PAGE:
The Affordable Care Act, while giving some Americans access to health insurance for the first time, also creates certain disincentives for work. The law's generous private insurance subsidies phase out as income rises. In a recent study that I co-wrote with John Cogan and Daniel Kessler of Stanford University, we estimate that the amount of the federal subsidy can decline by as much as 50 cents for each dollar of additional earnings. This implicit tax comes on top of existing income and payroll taxes, raising the effective marginal tax rate on earnings to as much as 80% to 100% for some middle-income families. A broader tax reform that gives a more uniform subsidy for health insurance and health spending would reduce this problem.
A second broad area of policy in need of structural reform is unemployment insurance. Unemployment insurance was originally designed to provide income to workers during temporary spells of joblessness. Longer spells of unemployment during the Great Recession have led to continued calls to extend these benefits. Such extensions certainly keep income support in place longer, but they also lengthen spells of unemployment, potentially making workers less attractive to employers going forward.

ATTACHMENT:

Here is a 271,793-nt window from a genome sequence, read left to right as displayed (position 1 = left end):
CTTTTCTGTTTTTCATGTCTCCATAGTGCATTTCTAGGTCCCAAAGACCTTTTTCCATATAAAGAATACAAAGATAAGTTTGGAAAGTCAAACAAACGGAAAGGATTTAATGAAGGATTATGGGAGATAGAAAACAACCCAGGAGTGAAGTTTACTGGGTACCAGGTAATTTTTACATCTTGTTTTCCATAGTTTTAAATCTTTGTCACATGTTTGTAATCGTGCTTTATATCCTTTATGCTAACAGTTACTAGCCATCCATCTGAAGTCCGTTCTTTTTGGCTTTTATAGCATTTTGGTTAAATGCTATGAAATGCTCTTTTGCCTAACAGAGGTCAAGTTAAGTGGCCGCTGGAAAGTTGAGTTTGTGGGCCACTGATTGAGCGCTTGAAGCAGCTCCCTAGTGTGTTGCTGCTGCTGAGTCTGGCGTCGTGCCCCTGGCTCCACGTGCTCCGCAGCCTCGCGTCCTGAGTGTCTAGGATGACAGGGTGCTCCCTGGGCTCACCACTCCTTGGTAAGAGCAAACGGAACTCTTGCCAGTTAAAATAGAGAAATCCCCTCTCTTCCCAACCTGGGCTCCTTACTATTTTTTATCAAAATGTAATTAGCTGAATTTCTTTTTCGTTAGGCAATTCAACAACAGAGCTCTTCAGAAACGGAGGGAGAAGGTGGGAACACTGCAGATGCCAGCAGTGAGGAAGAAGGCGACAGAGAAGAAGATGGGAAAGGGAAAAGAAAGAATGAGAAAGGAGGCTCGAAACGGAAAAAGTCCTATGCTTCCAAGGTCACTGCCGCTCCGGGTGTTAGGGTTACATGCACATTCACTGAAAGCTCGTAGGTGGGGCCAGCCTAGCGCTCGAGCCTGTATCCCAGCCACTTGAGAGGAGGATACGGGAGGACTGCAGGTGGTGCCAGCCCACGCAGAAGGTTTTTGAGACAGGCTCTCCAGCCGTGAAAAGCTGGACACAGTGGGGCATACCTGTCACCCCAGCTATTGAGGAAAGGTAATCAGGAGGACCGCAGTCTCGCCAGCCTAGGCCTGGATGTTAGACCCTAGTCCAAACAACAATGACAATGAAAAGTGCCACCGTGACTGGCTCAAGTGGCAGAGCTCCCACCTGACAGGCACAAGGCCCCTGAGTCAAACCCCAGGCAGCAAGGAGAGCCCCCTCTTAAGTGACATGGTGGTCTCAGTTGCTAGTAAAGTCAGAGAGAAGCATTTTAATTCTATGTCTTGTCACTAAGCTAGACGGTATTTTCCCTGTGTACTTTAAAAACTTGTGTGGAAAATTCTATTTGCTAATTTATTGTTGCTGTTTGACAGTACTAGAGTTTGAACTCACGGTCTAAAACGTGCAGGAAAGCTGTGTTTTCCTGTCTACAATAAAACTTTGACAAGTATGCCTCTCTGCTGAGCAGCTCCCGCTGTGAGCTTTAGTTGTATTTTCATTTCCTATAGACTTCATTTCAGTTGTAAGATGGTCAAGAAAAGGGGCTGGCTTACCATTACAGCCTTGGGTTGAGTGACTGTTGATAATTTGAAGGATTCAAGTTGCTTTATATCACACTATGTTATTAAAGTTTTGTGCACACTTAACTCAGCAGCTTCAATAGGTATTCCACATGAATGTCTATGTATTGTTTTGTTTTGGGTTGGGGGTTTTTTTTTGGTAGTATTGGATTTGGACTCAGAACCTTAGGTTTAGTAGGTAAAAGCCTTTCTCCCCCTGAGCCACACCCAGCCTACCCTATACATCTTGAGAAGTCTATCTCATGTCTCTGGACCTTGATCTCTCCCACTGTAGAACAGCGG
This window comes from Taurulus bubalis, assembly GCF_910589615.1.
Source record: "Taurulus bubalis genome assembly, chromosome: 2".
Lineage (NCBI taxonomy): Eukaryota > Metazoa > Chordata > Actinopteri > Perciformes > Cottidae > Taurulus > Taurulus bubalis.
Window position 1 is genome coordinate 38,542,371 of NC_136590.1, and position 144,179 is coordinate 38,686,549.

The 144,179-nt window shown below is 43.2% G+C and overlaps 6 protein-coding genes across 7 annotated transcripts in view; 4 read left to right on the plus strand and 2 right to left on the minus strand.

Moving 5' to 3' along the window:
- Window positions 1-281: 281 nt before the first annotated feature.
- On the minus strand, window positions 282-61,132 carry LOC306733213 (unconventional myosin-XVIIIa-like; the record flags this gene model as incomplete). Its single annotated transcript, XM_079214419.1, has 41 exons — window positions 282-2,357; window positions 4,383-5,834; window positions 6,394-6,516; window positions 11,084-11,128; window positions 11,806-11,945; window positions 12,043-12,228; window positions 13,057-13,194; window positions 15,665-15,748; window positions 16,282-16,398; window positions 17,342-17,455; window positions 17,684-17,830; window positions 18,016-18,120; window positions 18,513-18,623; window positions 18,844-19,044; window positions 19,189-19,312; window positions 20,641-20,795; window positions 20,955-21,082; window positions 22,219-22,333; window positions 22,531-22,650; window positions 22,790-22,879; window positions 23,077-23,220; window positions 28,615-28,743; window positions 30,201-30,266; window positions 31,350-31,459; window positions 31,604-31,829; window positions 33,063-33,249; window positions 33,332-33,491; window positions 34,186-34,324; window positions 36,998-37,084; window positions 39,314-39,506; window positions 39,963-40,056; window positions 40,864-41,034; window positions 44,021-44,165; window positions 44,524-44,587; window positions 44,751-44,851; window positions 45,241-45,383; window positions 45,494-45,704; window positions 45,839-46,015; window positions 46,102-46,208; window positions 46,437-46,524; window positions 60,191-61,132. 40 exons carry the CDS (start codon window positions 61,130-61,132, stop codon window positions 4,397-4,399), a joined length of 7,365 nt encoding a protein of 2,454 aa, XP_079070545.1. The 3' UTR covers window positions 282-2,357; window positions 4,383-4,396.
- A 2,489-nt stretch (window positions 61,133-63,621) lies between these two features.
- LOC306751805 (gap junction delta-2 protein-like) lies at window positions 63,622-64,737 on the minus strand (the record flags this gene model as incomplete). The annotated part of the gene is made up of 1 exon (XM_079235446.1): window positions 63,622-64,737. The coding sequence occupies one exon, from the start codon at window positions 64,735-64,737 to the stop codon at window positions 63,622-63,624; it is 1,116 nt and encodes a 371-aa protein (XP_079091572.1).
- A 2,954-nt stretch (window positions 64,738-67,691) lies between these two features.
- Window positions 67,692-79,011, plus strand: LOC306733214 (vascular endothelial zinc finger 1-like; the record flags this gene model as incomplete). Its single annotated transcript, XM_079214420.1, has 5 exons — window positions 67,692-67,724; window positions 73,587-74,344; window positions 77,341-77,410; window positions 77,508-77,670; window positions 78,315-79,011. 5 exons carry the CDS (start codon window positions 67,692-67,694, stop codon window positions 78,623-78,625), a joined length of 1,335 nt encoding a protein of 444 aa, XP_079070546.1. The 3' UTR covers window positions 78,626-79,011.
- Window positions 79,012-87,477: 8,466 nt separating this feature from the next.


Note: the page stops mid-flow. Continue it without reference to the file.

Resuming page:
A better approach would be a policy pivot toward easing the return to work. A first step would be to complement traditional unemployment insurance with block grants to states to support training and workforce development through community colleges and vocational education. Congress could also create Personal Re-employment Accounts for individuals. These accounts would give lump sums to individuals who lose their jobs and make it likelier that they receive some support and training during long periods without unemployment. If such individuals find a job quickly, they could keep some of the money as a re-employment bonus. Advancing and updating skills are also important: Funds currently in other federal training programs could be repurposed to provide this pro-work support.